The pallet fork is moved by the balance wheel. A jewel pin on the balance wheel bumps into the pallet fork, knocking it sideways and releasing the escapement from one side and grabbing it with the other. When the balance wheel comes back around, it knocks it back, releasing the escapement again. These increments are the finely-tuned movement of the watch, and the sound of the pallet fork jewels grabbing the escapement is the ticking of your watch. The hairspring has regulator pins, allowing watchmakers to adjust its tension in case your watch is running too fast or too slow. An expertly tuned mechanical watch is accurate to about 2-3 seconds per day.
Skeleton watches allow you to see this dance happening as your watch runs but are sometimes considered more difficult to read as the hands get lost in the visual complexity of the movement below them. Luckily, we have multiple designs that address this problem, such as our Fenes and Cor collections. For the full view, our Dante or Mamut collections are superb options.
For the type of guy who wears waistcoats, a mechanical pocket watchis the ultimate touch. If you’re an insatiably curious soul who just has to know how things work, a skeleton watch puts that part of you on display. For those who appreciate classic, clean design, automatic mechanical watches with minimal complications will serve you well and last longer. The variety of mechanical watches on the market is virtually endless. You’re bound to find one that matches your character and sense of aesthetics.
The bearings on your watch are usually made of synthetic sapphire or ruby. These provide an almost frictionless seating for the gears to rotate, so minimal loss occurs during the transfer of power between components. This increases both the longevity of your watch and its accuracy.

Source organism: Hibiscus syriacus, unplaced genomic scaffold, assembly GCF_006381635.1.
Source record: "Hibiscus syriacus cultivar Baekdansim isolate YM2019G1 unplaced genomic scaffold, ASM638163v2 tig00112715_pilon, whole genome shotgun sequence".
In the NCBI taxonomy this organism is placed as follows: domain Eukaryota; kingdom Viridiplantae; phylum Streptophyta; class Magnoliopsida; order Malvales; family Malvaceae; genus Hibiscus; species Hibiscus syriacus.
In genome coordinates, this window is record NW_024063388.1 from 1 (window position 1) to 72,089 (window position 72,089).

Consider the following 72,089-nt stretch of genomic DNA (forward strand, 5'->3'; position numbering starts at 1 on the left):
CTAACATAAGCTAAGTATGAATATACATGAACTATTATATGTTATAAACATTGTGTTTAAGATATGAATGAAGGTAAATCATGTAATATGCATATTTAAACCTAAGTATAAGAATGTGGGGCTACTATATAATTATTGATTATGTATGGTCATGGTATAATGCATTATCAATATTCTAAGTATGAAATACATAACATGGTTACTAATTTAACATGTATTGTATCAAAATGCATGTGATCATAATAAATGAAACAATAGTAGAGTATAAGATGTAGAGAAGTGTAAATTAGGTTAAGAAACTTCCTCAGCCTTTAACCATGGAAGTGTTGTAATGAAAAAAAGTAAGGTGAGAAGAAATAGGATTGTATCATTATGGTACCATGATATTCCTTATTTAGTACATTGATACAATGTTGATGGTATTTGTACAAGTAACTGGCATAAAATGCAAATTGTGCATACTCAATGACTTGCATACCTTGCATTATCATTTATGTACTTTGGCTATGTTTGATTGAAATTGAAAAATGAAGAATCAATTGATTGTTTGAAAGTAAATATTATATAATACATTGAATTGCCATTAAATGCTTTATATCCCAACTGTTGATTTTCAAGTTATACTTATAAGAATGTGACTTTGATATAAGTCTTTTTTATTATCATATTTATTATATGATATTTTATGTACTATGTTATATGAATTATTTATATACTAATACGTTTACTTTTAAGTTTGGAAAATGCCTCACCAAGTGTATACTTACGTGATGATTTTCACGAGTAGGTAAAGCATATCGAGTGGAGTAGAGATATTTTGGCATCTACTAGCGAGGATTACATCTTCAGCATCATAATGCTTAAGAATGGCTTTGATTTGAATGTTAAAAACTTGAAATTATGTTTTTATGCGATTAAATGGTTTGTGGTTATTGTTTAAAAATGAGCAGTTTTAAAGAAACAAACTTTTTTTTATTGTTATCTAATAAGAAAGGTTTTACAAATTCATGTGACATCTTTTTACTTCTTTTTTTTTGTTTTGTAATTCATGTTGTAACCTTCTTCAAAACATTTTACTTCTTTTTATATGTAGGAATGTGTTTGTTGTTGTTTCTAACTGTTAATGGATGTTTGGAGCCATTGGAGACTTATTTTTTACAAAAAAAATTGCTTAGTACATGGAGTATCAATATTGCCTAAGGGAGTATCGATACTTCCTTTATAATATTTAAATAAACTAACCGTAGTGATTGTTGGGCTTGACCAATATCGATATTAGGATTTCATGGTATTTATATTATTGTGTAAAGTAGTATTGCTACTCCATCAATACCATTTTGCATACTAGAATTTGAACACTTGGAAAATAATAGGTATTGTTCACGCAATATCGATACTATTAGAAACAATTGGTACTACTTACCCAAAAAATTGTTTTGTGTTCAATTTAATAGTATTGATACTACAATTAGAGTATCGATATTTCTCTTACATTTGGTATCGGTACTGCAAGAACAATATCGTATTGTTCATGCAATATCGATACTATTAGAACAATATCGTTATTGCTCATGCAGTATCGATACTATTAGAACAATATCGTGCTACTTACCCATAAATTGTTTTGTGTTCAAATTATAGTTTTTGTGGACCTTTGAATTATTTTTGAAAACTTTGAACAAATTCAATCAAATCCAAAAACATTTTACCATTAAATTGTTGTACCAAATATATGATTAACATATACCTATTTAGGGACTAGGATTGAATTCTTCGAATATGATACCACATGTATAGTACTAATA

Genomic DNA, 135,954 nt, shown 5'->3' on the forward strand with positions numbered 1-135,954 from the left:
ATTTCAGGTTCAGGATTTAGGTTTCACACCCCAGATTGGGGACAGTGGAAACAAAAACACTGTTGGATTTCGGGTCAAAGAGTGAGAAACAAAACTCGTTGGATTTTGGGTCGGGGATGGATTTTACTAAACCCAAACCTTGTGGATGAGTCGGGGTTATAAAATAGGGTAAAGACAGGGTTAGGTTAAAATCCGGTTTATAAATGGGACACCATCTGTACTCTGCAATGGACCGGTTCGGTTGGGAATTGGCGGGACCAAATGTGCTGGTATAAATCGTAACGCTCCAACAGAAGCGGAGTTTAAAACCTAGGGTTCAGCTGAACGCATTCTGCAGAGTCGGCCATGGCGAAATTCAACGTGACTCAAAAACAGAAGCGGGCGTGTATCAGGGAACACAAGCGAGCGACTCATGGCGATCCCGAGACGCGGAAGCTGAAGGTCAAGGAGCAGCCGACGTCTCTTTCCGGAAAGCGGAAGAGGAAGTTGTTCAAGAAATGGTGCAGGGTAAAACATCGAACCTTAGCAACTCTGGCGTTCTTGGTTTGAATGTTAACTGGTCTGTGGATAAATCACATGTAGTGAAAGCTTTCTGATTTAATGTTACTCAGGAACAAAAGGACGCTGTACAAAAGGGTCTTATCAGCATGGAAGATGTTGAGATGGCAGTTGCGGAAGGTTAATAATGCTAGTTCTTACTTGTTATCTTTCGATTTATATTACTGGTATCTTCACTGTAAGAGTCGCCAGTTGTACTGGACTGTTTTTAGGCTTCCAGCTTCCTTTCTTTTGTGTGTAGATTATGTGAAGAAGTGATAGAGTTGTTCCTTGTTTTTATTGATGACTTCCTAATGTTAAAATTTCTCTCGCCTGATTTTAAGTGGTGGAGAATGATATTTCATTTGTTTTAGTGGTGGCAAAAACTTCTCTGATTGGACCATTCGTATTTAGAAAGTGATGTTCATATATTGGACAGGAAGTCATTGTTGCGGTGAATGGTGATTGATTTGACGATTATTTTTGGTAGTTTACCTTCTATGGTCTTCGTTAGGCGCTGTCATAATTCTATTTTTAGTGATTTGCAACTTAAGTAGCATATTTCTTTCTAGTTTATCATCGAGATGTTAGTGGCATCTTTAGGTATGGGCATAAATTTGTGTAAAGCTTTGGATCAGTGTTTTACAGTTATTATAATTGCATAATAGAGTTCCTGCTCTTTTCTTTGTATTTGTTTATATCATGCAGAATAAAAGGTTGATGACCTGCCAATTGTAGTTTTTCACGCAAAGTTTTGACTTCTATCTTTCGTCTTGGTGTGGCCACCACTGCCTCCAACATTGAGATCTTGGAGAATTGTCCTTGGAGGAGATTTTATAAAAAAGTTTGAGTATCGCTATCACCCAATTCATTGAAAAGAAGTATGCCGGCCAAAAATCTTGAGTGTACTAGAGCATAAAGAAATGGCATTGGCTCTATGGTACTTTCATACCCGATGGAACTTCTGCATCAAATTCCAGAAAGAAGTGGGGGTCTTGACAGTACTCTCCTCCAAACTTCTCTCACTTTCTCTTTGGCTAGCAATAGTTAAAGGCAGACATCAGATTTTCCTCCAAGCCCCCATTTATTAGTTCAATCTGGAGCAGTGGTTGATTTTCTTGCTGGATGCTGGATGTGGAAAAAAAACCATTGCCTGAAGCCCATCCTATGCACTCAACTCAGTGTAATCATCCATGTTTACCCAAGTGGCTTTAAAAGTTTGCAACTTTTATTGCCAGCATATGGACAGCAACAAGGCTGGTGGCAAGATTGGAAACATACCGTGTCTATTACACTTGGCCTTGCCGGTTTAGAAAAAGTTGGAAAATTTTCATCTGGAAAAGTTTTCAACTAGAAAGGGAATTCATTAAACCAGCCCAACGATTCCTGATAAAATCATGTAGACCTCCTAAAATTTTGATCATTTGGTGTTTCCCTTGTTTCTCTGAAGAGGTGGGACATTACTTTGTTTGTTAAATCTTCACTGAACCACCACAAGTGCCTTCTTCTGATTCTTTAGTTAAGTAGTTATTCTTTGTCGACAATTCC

Not necessarily. As long as every bearing has a jewel, and the pallet fork and balance wheel impulse pin are made of synthetic ruby or sapphire, you’re good. More jewels usually means more complications, which is fine if that’s what you’re after, but it shouldn’t be your primary motivation for picking one watch over another.
Definitely. Check out our watches category where you can filter by movement.
That depends on what you mean by “better.” Quartz watches are more accurate than mechanical watches, but you have to change batteries regularly. And if it’s out of batteries, it’s pretty much useless until you get it to a watchmaker. Mechanical watches run on good old-fashioned kinetic power. If it’s stopped, simply wind it up and set the time. Both have pros and cons.
Yes. Mechanical watches are more expensive than Quartz, sure, and if you just want a watch that tells time, feel free to get one of those. But if you want to wear a part of history around your wrist – a testament to human ingenuity that has been continuously improved since 1275 CE, go for a mechanical watch.
A pocket watch that runs on a wound mainspring rather than battery-powered Quartz movement. Some pocket watches even feature automatic manual movement, transferring the energy of your gait to the mainspring, keeping it wound.
A mechanical watch is any watch that uses kinetic force stored in a mainspring as a power source, releasing that power through a series of gears to drive hands around a dial to display time.
Old ones, maybe. Modern ones, not so much. The rotor is automatically disconnected from the mainspring with a built-in clutch when fully wound, so it’ll rotate freely and not add any more force to the mainspring once it’s fully wound.
No. If you wear an automatic watch every day, you’ll never have to worry about winding it. It’ll keep itself wound using the motion of your wrist.
Not as much as you might think. They’re still more expensive than Quartz watches, but thanks to mass production companies that specialise in machining high-quality, high-precision components and movements, the cost of reliable automatic mechanical watches has come down quite significantly in the past few years.
What’s so good about classical architecture? What’s so special about vintage sports cars? A mechanical watch is a piece of history strapped to your wrist. We’ve been continually improving upon the mechanics of timekeeping and watchmaking for almost 1000 years, culminating in the modern automatic mechanical men’s skeleton watch. Battery-free, self-winding movement with the hypnotic dance of the gears and springs inside on display. It’s like wearing Leonardo da Vinci.